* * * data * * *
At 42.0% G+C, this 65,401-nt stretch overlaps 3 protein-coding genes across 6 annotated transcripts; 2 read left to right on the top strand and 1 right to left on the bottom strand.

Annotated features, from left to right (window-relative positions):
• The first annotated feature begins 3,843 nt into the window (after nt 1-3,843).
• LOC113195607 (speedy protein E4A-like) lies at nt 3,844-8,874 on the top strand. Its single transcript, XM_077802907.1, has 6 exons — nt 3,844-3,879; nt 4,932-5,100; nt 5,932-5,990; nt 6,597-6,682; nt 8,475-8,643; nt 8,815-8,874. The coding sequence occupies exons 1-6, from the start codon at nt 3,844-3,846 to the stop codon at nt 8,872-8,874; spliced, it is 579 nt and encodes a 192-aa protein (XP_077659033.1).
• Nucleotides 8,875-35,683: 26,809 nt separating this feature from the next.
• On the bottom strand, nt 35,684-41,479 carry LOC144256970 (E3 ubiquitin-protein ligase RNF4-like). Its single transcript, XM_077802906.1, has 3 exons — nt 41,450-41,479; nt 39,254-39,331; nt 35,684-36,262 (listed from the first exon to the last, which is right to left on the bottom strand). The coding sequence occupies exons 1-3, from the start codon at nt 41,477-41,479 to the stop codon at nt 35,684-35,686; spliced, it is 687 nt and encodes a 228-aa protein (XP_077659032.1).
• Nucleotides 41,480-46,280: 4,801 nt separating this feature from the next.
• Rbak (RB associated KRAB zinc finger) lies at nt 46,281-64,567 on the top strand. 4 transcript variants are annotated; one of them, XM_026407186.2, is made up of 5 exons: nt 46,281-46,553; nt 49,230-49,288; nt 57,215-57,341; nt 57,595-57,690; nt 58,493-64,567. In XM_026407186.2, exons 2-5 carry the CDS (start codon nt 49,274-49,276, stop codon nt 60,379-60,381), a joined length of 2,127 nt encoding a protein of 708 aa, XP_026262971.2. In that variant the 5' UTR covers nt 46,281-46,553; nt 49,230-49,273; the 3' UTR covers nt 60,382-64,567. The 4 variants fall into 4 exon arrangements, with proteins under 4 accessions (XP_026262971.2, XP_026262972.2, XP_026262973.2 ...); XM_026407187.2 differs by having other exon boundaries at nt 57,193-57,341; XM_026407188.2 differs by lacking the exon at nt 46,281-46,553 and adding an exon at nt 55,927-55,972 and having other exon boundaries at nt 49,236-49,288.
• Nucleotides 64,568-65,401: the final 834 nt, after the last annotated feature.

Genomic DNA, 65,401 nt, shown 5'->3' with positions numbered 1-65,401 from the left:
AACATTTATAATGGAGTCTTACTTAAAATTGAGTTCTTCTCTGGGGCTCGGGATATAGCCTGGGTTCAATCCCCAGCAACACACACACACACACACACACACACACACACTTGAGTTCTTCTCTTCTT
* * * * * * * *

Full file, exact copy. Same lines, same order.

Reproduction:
At 42.0% G+C, this 65,401-nt stretch overlaps 3 protein-coding genes across 6 annotated transcripts; 2 read left to right on the top strand and 1 right to left on the bottom strand.

Annotated features, from left to right (window-relative positions):
• The first annotated feature begins 3,843 nt into the window (after nt 1-3,843).
• LOC113195607 (speedy protein E4A-like) lies at nt 3,844-8,874 on the top strand. Its single transcript, XM_077802907.1, has 6 exons — nt 3,844-3,879; nt 4,932-5,100; nt 5,932-5,990; nt 6,597-6,682; nt 8,475-8,643; nt 8,815-8,874. The coding sequence occupies exons 1-6, from the start codon at nt 3,844-3,846 to the stop codon at nt 8,872-8,874; spliced, it is 579 nt and encodes a 192-aa protein (XP_077659033.1).
• Nucleotides 8,875-35,683: 26,809 nt separating this feature from the next.
• On the bottom strand, nt 35,684-41,479 carry LOC144256970 (E3 ubiquitin-protein ligase RNF4-like). Its single transcript, XM_077802906.1, has 3 exons — nt 41,450-41,479; nt 39,254-39,331; nt 35,684-36,262 (listed from the first exon to the last, which is right to left on the bottom strand). The coding sequence occupies exons 1-3, from the start codon at nt 41,477-41,479 to the stop codon at nt 35,684-35,686; spliced, it is 687 nt and encodes a 228-aa protein (XP_077659032.1).
• Nucleotides 41,480-46,280: 4,801 nt separating this feature from the next.
• Rbak (RB associated KRAB zinc finger) lies at nt 46,281-64,567 on the top strand. 4 transcript variants are annotated; one of them, XM_026407186.2, is made up of 5 exons: nt 46,281-46,553; nt 49,230-49,288; nt 57,215-57,341; nt 57,595-57,690; nt 58,493-64,567. In XM_026407186.2, exons 2-5 carry the CDS (start codon nt 49,274-49,276, stop codon nt 60,379-60,381), a joined length of 2,127 nt encoding a protein of 708 aa, XP_026262971.2. In that variant the 5' UTR covers nt 46,281-46,553; nt 49,230-49,273; the 3' UTR covers nt 60,382-64,567. The 4 variants fall into 4 exon arrangements, with proteins under 4 accessions (XP_026262971.2, XP_026262972.2, XP_026262973.2 ...); XM_026407187.2 differs by having other exon boundaries at nt 57,193-57,341; XM_026407188.2 differs by lacking the exon at nt 46,281-46,553 and adding an exon at nt 55,927-55,972 and having other exon boundaries at nt 49,236-49,288.
• Nucleotides 64,568-65,401: the final 834 nt, after the last annotated feature.

Genomic DNA, 65,401 nt, shown 5'->3' with positions numbered 1-65,401 from the left:
AACATTTATAATGGAGTCTTACTTAAAATTGAGTTCTTCTCTGGGGCTCGGGATATAGCCTGGGTTCAATCCCCAGCAACACACACACACACACACACACACACACACACTTGAGTTCTTCTCTTCTT